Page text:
Don’t allow your mouth to go further than your heart will be drawn along with it.  David would lift his heart and soul to the Lord; and good reason; for so far as a man’s mouth goes along without his heart, it is but lip-service only; and though God calls for, and accepts, the calves of the lips, yet the lips without the heart argues, not only for unawareness, but for our being without a sense of our lack of awareness, and therefore if you have a mind to grow in prayer before God, see that you pray with your heart!

Lastly, be careful of emotional, highfalutin expressions, which please yourself with the use of them, lest you forget the life of prayer.

I shall conclude this section with a caution or two.  First, be careful that you don’t throw off prayer, through sudden convictions that you don’t have the Spirit, nor pray by the Spirit.  It is the great work of the Devil to do his best—or rather, worst—against the best prayers.  He will flatter your false pretentious hypocrites, and feed them with a thousand fancies of doing well, though even their duties of prayer, and everything else, stink in the nostrils of God.  But when he stands at a poor Joshua’s hand to resist him—that is, to persuade him!—that neither his person nor his actions are accepted of God (Isa 65:5; Zech 3:1). Be careful, then, of such false conclusions and groundless discouragements; and though such persuasions encroach upon your spirit, react by being so far from discouraged by them, that you instead use them to turn you to further sincerity and restlessness of spirit, as you approach God.

The second caution is this: as such sudden temptations should not stop you from prayer, and from pouring out your soul to God, neither should your own heart’s corruptions hinder you. (Let not your failures stop your prayers). It may be you will find in yourself all those things before mentioned, and that they will be attempting to bring themselves forth in your prayers to God. Your business is to judge them, to pray against them, and to lay yourself so much more at the foot of God, in a sense of your own vileness, and instead, make an argument from your vileness and corruption of heart, that you may plead with God for justifying and sanctifying grace, than that you will pray to God of discouragement and despair. David went this way. “Because of Your name, Yahweh,” he said, “forgive my sin, for it is great” (Psa 25:11).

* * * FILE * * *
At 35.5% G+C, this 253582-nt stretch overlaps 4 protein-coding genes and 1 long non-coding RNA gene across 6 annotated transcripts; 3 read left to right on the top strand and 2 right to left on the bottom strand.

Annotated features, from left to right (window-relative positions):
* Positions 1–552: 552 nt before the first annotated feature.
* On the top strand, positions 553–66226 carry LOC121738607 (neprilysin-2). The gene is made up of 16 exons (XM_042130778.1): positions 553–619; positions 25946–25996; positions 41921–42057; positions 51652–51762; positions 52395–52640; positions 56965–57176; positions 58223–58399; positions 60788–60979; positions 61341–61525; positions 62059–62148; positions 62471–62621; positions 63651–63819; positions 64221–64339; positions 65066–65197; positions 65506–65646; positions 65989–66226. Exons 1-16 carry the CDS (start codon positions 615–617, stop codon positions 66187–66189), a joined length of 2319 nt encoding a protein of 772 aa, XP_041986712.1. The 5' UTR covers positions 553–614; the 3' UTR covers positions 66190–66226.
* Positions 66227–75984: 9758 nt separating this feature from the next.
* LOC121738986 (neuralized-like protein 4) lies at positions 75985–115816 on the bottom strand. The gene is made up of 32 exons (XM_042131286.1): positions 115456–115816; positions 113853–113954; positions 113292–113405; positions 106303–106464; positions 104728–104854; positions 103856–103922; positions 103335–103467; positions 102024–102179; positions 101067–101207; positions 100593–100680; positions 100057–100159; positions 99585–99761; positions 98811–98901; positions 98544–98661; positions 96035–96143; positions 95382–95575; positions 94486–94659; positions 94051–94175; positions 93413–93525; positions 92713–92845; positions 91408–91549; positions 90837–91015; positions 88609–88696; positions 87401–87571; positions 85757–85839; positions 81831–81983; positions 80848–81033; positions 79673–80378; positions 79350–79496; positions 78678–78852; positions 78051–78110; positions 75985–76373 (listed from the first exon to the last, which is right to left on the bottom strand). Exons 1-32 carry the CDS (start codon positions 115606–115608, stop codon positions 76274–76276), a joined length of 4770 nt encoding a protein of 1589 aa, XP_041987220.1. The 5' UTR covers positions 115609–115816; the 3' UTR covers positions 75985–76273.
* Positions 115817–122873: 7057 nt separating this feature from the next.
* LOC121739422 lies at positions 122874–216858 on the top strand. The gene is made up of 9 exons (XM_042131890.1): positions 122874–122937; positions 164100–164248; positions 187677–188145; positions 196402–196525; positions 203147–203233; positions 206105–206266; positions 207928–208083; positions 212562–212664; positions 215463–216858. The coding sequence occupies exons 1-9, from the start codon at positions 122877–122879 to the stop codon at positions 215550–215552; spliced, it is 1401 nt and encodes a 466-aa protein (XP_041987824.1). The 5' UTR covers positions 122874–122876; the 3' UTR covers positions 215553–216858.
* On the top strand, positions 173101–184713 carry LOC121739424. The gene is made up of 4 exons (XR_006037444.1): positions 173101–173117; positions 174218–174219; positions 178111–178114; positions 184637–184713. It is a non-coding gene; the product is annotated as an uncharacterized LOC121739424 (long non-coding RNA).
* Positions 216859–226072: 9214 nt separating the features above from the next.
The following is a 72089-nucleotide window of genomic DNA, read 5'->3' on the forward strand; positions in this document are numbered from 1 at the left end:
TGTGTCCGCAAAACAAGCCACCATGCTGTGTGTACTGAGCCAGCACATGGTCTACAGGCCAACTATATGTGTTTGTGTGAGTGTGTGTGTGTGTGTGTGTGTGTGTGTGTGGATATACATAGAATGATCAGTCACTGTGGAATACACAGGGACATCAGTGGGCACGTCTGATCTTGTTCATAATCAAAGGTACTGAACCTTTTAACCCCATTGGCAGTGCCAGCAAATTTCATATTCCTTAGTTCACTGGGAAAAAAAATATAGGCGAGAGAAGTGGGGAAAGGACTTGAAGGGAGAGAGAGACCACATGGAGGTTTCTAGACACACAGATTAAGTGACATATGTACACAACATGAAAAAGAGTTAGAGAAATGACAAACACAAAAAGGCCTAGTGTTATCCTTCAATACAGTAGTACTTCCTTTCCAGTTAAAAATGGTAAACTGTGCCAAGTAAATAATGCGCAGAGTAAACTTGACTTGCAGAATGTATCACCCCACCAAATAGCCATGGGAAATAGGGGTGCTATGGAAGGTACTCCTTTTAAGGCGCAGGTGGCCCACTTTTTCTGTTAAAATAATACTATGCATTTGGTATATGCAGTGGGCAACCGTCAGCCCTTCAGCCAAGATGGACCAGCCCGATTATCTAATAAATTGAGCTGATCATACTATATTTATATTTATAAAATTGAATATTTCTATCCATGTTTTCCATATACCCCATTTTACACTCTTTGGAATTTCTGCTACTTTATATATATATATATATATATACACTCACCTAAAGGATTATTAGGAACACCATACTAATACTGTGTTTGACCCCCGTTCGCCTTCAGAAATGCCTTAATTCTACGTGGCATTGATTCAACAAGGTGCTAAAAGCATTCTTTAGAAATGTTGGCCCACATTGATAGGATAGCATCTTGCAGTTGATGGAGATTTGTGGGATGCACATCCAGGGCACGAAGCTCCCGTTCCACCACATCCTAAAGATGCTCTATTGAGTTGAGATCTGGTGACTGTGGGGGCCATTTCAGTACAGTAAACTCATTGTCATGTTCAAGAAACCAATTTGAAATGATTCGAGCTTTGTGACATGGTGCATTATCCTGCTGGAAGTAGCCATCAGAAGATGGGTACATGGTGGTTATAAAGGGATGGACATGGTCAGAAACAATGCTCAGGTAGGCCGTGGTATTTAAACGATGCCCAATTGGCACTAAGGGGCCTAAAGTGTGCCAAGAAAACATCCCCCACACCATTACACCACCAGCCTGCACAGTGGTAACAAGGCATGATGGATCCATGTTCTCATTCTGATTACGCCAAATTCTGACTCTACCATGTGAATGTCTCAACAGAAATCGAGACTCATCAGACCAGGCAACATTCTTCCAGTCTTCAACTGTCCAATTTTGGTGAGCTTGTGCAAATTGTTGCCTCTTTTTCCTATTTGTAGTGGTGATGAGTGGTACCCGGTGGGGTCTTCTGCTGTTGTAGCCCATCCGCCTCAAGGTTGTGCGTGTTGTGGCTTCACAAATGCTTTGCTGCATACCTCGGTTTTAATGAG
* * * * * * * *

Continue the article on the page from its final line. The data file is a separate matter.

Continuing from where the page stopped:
A word of encouragement.

And therefore, secondly, to speak a word by way of encouragement, to the poor, tempted, and cast down soul, to pray to God through Christ. Though all prayer that is accepted of God in reference to eternal life must be in the Spirit–for that only makes intercession for us according to the will of God, (Rom 8:27)–yet because many poor souls may have the Holy Spirit working on them, and stirring of them to groan unto the Lord for mercy, although through unbelief they do not, indeed, cannot believe that they are the people of God, in whom He delights; yet forasmuch as the truth of grace may be in them, I have some more particulars to say, for their encouragement.

persistence is effective.

That scripture in Luke 11:8 is very encouraging to any poor soul that hungers after Christ Jesus. In verses 5-7, he tells a parable of a man that went to his friend to borrow three loaves, who, because he was in bed, denied him; yet when the man was persistent, the friend did arise and give him, clearly signifying that although poor souls, through the weakness of their faith, cannot see that they are the friends of God, yet they should never leave asking, seeking, and knocking at God’s door for mercy. Mark, says Christ, “I tell you, even though he won’t get up and give him anything because he is his friend, yet because of his friend’s persistence, he will get up and give him as much as he needs.” Poor heart! You cry out that God won’t regard you, you aren’t a friend to him, but rather an enemy in your heart by wicked works (Col 1:21). It is as if you heard the Lord saying to you, “Don’t trouble me, I can’t give you anything,” as the man in the parable—yet, I say, continue knocking, crying, moaning, and wailing! I tell you, “though he won’t get up and give you anything because you are his friend, yet because of your persistence, he will get up and give you as much as you need!” The same thing occurs in Luke 18, in the parable of the unjust judge and the poor widow; her persistence prevailed with him. Indeed, my own experience tells me, that there is nothing more effective with God than persistence. Isn’t this what happens when beggars come to your door? Though you have no heart to give them anything at first, yet if they follow you, bemoaning themselves, and refuse to take no for an answer, you will give them what they ask; for their continual begging overcomes you. Are there depths in you that are wicked, and will they be worked upon by a persistent beggar? Go and do likewise. It is an effective motive, and proven by good experience, that he will arise and give you as much as you need (Luke 11:8).